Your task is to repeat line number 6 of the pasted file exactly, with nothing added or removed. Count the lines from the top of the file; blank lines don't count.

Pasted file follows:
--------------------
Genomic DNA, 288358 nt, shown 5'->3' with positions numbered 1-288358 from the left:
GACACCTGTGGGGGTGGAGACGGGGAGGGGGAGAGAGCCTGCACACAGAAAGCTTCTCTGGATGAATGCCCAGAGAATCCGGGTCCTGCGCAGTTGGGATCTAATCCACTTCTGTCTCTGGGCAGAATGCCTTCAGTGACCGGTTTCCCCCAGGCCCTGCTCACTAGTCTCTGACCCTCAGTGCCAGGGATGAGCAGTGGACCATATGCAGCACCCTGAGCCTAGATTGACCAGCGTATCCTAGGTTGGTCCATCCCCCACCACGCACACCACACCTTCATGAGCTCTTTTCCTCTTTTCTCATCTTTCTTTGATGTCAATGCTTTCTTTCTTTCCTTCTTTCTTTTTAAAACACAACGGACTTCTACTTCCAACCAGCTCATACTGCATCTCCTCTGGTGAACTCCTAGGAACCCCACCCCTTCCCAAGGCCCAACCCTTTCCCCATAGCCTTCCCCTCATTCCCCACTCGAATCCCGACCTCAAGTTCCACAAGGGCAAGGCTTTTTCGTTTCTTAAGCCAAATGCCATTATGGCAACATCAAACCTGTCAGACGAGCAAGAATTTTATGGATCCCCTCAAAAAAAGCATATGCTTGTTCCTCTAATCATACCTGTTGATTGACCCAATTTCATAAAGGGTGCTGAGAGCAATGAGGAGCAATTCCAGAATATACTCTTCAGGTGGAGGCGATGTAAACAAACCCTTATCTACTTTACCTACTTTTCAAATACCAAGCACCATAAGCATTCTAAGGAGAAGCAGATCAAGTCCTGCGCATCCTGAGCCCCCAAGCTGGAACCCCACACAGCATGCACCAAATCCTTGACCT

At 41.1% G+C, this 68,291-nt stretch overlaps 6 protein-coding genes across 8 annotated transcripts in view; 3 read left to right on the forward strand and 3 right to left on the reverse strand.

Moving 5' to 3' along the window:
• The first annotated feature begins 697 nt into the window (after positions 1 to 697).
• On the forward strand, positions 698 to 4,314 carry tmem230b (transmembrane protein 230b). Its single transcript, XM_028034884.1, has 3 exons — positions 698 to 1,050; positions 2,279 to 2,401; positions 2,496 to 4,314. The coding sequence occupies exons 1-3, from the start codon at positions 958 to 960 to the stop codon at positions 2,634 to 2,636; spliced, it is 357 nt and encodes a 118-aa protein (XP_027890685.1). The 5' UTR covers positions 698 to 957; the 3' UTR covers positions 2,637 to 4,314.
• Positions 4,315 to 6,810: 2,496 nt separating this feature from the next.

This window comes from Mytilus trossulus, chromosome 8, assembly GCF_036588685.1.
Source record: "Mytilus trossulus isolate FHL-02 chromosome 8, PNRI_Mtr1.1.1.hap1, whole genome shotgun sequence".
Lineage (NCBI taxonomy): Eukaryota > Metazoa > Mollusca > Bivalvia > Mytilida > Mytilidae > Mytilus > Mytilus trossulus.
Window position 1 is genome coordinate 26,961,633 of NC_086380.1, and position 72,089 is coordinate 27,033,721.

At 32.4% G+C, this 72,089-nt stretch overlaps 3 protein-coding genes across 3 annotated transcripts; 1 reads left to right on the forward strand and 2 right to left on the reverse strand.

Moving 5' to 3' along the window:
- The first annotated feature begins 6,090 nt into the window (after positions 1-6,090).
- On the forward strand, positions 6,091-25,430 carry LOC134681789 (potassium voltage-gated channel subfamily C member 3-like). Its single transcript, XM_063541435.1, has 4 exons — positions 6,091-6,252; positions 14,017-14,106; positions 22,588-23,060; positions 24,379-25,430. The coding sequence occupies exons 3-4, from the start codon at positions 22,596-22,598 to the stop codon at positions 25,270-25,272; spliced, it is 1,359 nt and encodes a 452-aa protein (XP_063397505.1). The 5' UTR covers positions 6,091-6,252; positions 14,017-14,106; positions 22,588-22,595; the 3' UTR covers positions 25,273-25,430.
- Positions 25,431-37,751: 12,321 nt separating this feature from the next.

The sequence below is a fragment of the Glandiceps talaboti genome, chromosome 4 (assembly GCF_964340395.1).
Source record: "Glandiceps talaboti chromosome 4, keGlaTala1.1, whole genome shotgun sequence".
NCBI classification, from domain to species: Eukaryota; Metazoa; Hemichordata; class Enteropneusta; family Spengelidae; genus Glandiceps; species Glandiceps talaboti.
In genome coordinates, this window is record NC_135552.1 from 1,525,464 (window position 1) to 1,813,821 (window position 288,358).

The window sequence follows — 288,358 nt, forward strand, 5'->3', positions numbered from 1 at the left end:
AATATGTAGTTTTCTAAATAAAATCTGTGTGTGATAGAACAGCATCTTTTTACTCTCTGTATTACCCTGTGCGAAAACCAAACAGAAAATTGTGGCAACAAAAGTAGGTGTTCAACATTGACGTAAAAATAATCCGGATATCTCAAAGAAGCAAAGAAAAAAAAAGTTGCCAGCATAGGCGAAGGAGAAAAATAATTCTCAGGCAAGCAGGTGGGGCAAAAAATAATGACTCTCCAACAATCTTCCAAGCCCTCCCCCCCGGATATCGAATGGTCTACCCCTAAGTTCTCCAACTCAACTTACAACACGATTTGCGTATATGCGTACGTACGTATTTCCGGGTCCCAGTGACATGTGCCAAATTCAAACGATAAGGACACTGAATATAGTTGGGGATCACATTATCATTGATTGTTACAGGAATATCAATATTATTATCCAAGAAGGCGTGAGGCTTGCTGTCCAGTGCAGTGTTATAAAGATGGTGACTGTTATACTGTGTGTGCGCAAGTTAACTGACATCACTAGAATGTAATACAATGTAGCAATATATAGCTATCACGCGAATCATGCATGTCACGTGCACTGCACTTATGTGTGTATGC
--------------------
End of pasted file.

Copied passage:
• On the forward strand, positions 698 to 4,314 carry tmem230b (transmembrane protein 230b). Its single transcript, XM_028034884.1, has 3 exons — positions 698 to 1,050; positions 2,279 to 2,401; positions 2,496 to 4,314. The coding sequence occupies exons 1-3, from the start codon at positions 958 to 960 to the stop codon at positions 2,634 to 2,636; spliced, it is 357 nt and encodes a 118-aa protein (XP_027890685.1). The 5' UTR covers positions 698 to 957; the 3' UTR covers positions 2,637 to 4,314.